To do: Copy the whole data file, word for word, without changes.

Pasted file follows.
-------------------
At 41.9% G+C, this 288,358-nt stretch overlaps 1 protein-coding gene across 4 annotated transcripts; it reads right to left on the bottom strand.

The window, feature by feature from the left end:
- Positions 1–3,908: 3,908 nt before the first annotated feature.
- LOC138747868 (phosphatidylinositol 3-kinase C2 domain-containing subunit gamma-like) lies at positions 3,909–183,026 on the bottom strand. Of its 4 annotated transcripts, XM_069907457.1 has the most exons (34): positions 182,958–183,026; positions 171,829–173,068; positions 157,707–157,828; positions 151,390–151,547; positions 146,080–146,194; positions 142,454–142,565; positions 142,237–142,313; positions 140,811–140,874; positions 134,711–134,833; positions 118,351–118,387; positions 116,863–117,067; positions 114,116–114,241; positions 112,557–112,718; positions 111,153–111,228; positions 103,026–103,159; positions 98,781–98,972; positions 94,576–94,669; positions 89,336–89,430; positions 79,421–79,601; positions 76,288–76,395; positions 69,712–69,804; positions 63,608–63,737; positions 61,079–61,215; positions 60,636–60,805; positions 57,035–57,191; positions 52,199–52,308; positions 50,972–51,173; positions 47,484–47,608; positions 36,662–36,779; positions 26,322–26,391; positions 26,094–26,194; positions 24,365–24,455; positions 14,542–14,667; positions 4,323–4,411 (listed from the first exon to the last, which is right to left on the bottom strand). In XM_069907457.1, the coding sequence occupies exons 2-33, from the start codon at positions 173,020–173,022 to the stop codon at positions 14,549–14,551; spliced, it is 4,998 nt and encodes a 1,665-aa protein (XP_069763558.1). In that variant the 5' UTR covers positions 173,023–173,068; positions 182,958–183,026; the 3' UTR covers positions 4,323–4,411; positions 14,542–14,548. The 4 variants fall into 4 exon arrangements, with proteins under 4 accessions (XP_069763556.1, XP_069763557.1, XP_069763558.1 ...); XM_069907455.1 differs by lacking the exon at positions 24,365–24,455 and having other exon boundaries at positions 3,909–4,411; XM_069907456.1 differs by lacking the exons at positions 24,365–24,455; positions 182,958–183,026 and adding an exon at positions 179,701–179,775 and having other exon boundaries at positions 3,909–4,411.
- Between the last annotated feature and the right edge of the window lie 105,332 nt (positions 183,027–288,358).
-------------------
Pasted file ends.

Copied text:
At 41.9% G+C, this 288,358-nt stretch overlaps 1 protein-coding gene across 4 annotated transcripts; it reads right to left on the bottom strand.

The window, feature by feature from the left end:
- Positions 1–3,908: 3,908 nt before the first annotated feature.
- LOC138747868 (phosphatidylinositol 3-kinase C2 domain-containing subunit gamma-like) lies at positions 3,909–183,026 on the bottom strand. Of its 4 annotated transcripts, XM_069907457.1 has the most exons (34): positions 182,958–183,026; positions 171,829–173,068; positions 157,707–157,828; positions 151,390–151,547; positions 146,080–146,194; positions 142,454–142,565; positions 142,237–142,313; positions 140,811–140,874; positions 134,711–134,833; positions 118,351–118,387; positions 116,863–117,067; positions 114,116–114,241; positions 112,557–112,718; positions 111,153–111,228; positions 103,026–103,159; positions 98,781–98,972; positions 94,576–94,669; positions 89,336–89,430; positions 79,421–79,601; positions 76,288–76,395; positions 69,712–69,804; positions 63,608–63,737; positions 61,079–61,215; positions 60,636–60,805; positions 57,035–57,191; positions 52,199–52,308; positions 50,972–51,173; positions 47,484–47,608; positions 36,662–36,779; positions 26,322–26,391; positions 26,094–26,194; positions 24,365–24,455; positions 14,542–14,667; positions 4,323–4,411 (listed from the first exon to the last, which is right to left on the bottom strand). In XM_069907457.1, the coding sequence occupies exons 2-33, from the start codon at positions 173,020–173,022 to the stop codon at positions 14,549–14,551; spliced, it is 4,998 nt and encodes a 1,665-aa protein (XP_069763558.1). In that variant the 5' UTR covers positions 173,023–173,068; positions 182,958–183,026; the 3' UTR covers positions 4,323–4,411; positions 14,542–14,548. The 4 variants fall into 4 exon arrangements, with proteins under 4 accessions (XP_069763556.1, XP_069763557.1, XP_069763558.1 ...); XM_069907455.1 differs by lacking the exon at positions 24,365–24,455 and having other exon boundaries at positions 3,909–4,411; XM_069907456.1 differs by lacking the exons at positions 24,365–24,455; positions 182,958–183,026 and adding an exon at positions 179,701–179,775 and having other exon boundaries at positions 3,909–4,411.
- Between the last annotated feature and the right edge of the window lie 105,332 nt (positions 183,027–288,358).